The issue for City as much as anything is the fixture list as much as the squad. Because the fear of falling behind in the table injects fear into a fan base. With no pre-season and up against two good sides in Wolves and Leicester, whose seasons are ahead of ours, City run the risk of falling behind. Getting 3 or 4 points from the opening two games is no disaster, but it will be perceived by some that way. We just don’t know what the margin for error will be at the top, and everyone plays everyone else twice of course. But if City are playing catch-up, will it add to the pressure and anxiety of the players, or just a section of the fan base? By missing the first game, playing catch-up is a necessity, but a slow start will exacerbate the tension.

Above all, this is a key season for Pep Guardiola. For many, his reluctance so far to sign a new contract puts City at a disadvantage for the season ahead. Do players respond to a manager whose future is uncertain? I think its relevance has been overplayed, but we will see. The City squad should not need incentives to succeed after last season, but the smallest factors can make all the difference. It may also affect the transfer policies that are discussed daily online and in Txiki’s office. Players like to know who they are playing for, well into the future. But it is key for Pep too for his reputation, his legacy. If it is his last season, then it may define his time at City, partly at least. Not totally, as 198 points over two seasons is a fairly good pointer for me. But the pressure to succeed in Europe grows with each season. And that is fair enough – he is paid enough and is intelligent enough to accept that, and understand it is part of his job. He knows the score. Pep’s legacy should be about more than points gained and trophies won, but ultimately that is how many managers will be judged and defined.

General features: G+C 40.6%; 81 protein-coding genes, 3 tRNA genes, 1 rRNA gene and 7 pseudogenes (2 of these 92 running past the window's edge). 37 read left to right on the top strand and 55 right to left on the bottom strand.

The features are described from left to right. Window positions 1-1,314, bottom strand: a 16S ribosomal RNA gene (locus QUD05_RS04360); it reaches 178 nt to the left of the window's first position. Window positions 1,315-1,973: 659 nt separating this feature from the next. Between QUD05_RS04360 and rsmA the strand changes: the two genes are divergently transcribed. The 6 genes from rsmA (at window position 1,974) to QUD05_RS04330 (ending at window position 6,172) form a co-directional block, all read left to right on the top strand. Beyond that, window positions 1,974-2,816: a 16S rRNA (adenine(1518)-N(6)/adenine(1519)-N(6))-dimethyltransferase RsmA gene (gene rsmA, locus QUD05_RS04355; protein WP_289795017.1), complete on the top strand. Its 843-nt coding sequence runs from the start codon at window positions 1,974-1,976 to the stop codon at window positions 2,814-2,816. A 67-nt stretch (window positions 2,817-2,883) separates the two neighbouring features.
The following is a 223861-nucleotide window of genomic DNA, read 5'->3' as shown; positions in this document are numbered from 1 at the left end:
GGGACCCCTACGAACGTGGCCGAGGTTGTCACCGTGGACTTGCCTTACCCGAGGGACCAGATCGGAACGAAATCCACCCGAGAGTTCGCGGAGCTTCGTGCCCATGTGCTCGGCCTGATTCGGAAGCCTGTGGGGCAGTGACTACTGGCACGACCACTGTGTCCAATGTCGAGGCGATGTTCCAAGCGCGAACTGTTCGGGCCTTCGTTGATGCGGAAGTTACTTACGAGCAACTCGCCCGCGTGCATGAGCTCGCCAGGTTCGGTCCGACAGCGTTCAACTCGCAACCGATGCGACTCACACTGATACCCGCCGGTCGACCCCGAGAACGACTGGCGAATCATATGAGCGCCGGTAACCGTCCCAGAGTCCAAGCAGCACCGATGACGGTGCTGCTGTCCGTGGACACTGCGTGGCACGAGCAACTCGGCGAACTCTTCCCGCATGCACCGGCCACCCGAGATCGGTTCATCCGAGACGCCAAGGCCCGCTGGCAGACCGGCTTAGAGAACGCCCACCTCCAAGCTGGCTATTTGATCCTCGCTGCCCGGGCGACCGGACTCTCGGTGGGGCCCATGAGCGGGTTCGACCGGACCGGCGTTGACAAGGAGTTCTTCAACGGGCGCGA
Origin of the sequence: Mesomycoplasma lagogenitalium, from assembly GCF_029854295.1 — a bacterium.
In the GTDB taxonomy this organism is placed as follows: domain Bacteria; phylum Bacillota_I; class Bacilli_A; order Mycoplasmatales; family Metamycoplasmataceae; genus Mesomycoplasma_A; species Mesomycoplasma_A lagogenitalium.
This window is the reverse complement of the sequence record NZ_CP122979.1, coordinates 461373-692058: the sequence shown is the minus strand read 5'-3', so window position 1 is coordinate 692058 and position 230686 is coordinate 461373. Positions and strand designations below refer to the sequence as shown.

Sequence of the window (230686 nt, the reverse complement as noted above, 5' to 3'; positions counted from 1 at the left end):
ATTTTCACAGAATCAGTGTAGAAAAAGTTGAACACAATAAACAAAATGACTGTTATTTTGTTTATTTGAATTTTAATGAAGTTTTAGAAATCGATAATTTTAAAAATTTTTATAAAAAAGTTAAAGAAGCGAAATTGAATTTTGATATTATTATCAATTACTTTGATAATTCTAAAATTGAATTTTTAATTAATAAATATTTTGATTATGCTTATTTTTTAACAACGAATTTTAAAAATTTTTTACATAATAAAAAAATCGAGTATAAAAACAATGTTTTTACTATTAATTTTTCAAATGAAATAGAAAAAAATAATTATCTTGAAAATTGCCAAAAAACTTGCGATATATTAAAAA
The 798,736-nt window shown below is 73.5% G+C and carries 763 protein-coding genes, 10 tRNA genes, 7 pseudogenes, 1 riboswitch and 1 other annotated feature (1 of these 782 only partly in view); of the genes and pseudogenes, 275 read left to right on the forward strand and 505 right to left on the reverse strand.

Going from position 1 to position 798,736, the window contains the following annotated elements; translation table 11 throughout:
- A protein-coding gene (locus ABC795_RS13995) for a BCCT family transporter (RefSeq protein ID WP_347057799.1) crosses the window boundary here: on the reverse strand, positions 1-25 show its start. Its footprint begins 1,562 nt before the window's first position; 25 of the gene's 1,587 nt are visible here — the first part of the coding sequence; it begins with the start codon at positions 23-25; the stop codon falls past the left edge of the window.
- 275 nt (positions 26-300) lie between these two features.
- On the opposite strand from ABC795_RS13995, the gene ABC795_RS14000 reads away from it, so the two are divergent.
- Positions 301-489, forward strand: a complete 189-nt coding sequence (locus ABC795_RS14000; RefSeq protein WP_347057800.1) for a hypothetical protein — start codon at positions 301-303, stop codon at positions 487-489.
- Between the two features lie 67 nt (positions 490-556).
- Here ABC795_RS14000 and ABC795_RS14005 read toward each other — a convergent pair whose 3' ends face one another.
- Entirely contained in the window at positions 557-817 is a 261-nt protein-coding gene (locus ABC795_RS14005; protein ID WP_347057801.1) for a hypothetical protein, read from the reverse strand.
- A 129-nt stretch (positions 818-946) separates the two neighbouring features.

I cannot say that I go into this season with the traditional new-season buzz. Or that I am particularly looking forward to it. That’s not because of last season, or our transfer activity, or Pep’s contract or unnecessary photos of Phil Foden’s arse cheeks. It is because I don’t know what to think about anything anymore, nor do I know what lies ahead. City will at some point thrash another team and the mojo will return. The adrenaline hit you get when this beautiful team purrs and functions as a unit. The desire to return to the stadium. The desire to anoint new legends now that David Silva is gone, leaving another hole in this squad. The reminder of why you love your club and what the past decade has given you as a Manchester City fan. And hopefully soon I will be in the stadium to see it all happen. But until then, the couch it is, a brave new world, and another fascinating season that lies ahead. I hope by the end I reconnect with the beautiful game and appreciate the beauty of  the football I now get to watch on a regular basis.